By Bayla Cohen, Intern, Boston University School of Communications
Downtown Worcester is on the rise, and Talk of the Commonwealth, Worcester’s local radio show, is committed to giving Worcester the recognition it deserves.
“Local voices are going away,” Hank Stoltz, the host of Talk of the Commonwealth and founder of Radio Worcester Network, disclosed. Thus, the show is devoted to maintaining a local voice for the city of Worcester.
Why is maintaining a local voice so pertinent? Often, people get their information from large media conglomerates. However, these stations frequently lose a personal connection with their audience. “They are impersonal,” Ben White, the show’s executive producer and the co-founder of Radio Worcester Network, commented about large radio stations. “They tend to focus on maintaining high viewership and less on the citizens they claim to be serving.”
In order to maintain a local voice for the city of Worcester, “All of the show’s information and content is through a Worcester lens.” In fact, the radio show is caller-driven, which allows the people of Worcester to guide the direction of the show.
Even the physical location of the studio is located in the Green Island neighborhood near downtown Worcester to ensure local accessibility. “We are very accessible,” White noted. They maintain accessibility through their streaming platforms. Talk of the Commonwealth is
available for streaming on iTunes, Spotify, Soundcloud, and several
In such uncertain times, it is especially important to know what is going on locally. Local radio stations, such as Talk of the Commonwealth, do a great job of bringing back a sense of community and authenticity. “We are the only guys who can really talk about local news,” Stoltz added.
Hank Stoltz has been a local radio host for more than two decades. “I have been waking-up Worcester for twenty-two years,” Stoltz remarked.
He originally began his journey in radio on WTAG, where he worked as an anchor for ten years. He then had a dream to create his own radio station for Worcester, Massachusetts. Shortly after, he found Ben White, a radio producer with a similar passion to Stoltz for giving Worcester a voice. For several years they worked together to produce Talk of the Commonwealth. The show was originally located in Westborough, working from the WCRN studio. However, they had always intended to find a local space in Worcester to host the show. Fortunately, they found the optimal studio location in downtown Worcester. While the new location is only twenty minutes away from their old space, to Stoltz, “it feels like a world away.”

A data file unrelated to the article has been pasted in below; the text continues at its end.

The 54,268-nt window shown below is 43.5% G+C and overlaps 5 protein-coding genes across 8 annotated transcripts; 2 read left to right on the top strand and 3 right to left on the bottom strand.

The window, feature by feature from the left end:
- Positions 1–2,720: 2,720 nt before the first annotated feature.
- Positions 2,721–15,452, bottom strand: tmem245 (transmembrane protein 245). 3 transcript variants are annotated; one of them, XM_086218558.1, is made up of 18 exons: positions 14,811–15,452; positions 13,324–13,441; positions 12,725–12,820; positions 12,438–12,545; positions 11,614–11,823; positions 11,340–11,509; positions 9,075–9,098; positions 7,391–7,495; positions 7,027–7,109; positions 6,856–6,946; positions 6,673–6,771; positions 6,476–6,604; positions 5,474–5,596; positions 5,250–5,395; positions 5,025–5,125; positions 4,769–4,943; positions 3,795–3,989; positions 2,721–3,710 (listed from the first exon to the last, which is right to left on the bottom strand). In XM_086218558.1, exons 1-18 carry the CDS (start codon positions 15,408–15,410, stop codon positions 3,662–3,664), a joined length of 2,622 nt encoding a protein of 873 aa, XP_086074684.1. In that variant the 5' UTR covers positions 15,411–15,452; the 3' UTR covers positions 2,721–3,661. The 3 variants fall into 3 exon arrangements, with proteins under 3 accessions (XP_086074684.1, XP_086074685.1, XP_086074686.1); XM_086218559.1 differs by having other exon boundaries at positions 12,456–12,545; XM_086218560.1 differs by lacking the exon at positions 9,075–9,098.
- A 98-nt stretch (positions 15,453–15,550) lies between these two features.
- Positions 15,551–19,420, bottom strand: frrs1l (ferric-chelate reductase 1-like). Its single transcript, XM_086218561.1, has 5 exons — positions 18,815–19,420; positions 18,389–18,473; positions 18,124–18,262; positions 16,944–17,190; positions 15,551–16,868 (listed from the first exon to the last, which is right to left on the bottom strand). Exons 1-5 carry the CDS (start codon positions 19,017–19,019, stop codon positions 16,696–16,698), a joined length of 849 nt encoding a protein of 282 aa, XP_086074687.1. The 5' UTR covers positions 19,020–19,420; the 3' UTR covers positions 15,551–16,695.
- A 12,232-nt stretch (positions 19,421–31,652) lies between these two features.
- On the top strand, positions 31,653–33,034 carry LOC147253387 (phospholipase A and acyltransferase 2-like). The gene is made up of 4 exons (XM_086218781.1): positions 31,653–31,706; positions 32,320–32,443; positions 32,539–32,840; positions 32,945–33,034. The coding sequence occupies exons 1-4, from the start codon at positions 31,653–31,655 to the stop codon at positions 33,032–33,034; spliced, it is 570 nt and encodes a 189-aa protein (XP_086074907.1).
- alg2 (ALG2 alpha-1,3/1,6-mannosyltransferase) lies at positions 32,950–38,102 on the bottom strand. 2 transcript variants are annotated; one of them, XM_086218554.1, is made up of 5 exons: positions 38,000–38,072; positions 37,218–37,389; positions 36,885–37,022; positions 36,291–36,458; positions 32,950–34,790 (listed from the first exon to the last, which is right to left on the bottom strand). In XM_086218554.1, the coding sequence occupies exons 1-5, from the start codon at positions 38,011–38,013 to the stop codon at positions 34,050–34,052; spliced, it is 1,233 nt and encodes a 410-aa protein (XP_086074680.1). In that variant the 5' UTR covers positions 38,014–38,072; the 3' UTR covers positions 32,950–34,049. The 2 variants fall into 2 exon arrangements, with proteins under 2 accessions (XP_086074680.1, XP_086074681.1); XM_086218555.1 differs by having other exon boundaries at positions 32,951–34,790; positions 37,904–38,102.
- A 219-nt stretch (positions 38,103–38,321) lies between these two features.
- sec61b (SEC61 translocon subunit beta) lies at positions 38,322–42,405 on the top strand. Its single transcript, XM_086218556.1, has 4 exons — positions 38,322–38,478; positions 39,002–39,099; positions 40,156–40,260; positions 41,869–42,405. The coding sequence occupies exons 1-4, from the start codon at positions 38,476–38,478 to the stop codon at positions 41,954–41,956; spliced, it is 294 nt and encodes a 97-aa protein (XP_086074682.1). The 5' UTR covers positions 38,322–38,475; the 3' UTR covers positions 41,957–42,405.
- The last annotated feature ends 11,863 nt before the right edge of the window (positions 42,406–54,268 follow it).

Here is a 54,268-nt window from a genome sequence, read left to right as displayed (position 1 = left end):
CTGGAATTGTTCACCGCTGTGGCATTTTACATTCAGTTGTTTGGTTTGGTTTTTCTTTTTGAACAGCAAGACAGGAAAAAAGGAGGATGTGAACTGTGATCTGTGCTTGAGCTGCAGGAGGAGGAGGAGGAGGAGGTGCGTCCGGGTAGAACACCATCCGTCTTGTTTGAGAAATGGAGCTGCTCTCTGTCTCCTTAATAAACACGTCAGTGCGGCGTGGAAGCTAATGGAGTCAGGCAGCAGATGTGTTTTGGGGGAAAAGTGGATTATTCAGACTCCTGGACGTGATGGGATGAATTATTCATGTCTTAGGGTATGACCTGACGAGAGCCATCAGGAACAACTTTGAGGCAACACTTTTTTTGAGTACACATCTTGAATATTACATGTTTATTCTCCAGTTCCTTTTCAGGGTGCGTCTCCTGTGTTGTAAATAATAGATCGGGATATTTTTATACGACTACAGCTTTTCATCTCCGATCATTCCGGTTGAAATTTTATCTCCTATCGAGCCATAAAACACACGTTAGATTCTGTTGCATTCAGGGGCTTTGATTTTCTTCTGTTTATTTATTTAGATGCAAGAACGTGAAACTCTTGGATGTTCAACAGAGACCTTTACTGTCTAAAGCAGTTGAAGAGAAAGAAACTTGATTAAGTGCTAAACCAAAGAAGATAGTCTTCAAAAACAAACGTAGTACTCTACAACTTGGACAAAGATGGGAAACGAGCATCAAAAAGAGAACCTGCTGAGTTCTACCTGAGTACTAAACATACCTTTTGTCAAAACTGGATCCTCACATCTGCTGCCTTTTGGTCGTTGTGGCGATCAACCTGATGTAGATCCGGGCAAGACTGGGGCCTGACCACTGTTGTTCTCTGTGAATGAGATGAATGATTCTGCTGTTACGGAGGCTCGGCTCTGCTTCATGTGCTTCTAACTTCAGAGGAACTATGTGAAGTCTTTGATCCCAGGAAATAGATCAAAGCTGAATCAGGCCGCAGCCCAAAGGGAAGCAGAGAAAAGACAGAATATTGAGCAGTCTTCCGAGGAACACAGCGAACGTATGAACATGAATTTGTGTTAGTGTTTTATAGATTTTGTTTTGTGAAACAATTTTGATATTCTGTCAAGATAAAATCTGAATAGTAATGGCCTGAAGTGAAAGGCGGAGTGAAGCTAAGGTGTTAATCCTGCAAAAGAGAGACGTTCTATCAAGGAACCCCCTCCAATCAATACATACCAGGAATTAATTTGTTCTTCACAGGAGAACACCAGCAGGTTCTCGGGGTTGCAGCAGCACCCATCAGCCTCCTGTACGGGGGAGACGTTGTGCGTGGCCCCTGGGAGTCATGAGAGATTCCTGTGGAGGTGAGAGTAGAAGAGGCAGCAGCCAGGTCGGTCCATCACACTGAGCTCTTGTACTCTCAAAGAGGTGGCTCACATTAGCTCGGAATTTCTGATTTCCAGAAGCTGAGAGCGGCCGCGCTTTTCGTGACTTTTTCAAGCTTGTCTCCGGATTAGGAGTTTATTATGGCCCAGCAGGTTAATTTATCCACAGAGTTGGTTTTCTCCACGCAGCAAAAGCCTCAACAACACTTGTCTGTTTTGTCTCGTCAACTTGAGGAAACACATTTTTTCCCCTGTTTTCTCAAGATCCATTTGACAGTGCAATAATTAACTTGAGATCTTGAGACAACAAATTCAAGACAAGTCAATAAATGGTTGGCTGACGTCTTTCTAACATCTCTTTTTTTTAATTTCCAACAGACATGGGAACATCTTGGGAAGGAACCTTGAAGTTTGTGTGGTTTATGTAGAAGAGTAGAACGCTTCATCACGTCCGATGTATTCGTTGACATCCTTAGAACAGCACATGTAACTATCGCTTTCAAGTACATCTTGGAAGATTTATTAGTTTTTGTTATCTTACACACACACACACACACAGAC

The studio is spacious, welcoming, and very unique. “We wanted a space to reflect ourselves,” said White. The studio is filled with unique aspects that display Talk of the Commonwealth’s mission to conserve a local voice for Worcester.
For instance, in Ben White’s studio space, there is a large mural of a yellow “smiley face.” In fact, Worcester is home to the “smiley face” as it was created by Harvey Ball in 1963 in Worcester, Massachusetts. “It’s not often you will see a cup collection in a radio studio,” Stoltz remarked. Along with the cups, Stoltz has a collection of bobbleheads of influential people. One of the bobbleheads is Tim Murray, the president and CEO of the Worcester Regional Chamber of Commerce to signify the impact he, and the Chamber, have had on Talk of the Commonwealth.
“I cannot give enough credit to the chamber,” Stoltz commented. His voice filled with passion while speaking on the topic. “Without the Chamber, I am not sure we would have gotten off of the ground,” Stoltz added. After working for WTAG for ten years, Stoltz was unsure of his next move. He knew he loved radio and was passionate about giving Worcester a voice, but he was uncertain about where to begin.
“It was a conversation with Tim Murray on the importance of local media that made the biggest impact,” Stoltz explained. Murray encouraged Stoltz to join the Chamber and turn his dream into a reality. Ever since, Talk of the Commonwealth has been a part of the Worcester Chamber of Commerce, attending almost every event, networking, and making a name for themselves. As a business, “If you are not a part of the Chamber, what are you doing?” White concluded.
The Chamber currently partners with Talk of the Commonwealth every morning to inform Worcester on the Chamber’s updates along with Worcester events and happenings. The 12-minute show runs Monday through Friday at 8:45 AM. Additionally, the Chamber has a radio show called “The Voice of Business,” which airs every Wednesday on WCRN from 9 – 10 am which allows its members to share their business updates and events.
To be featured on the Radio Blast or the Voice of Business, please contact Virginia K. Murphy at 508.753. 2924, ext. 240. If you are not a member and wish to hear more about the Chamber’s marketing benefits, please contact Kristen Luna at 508-753-2924, ext. 226.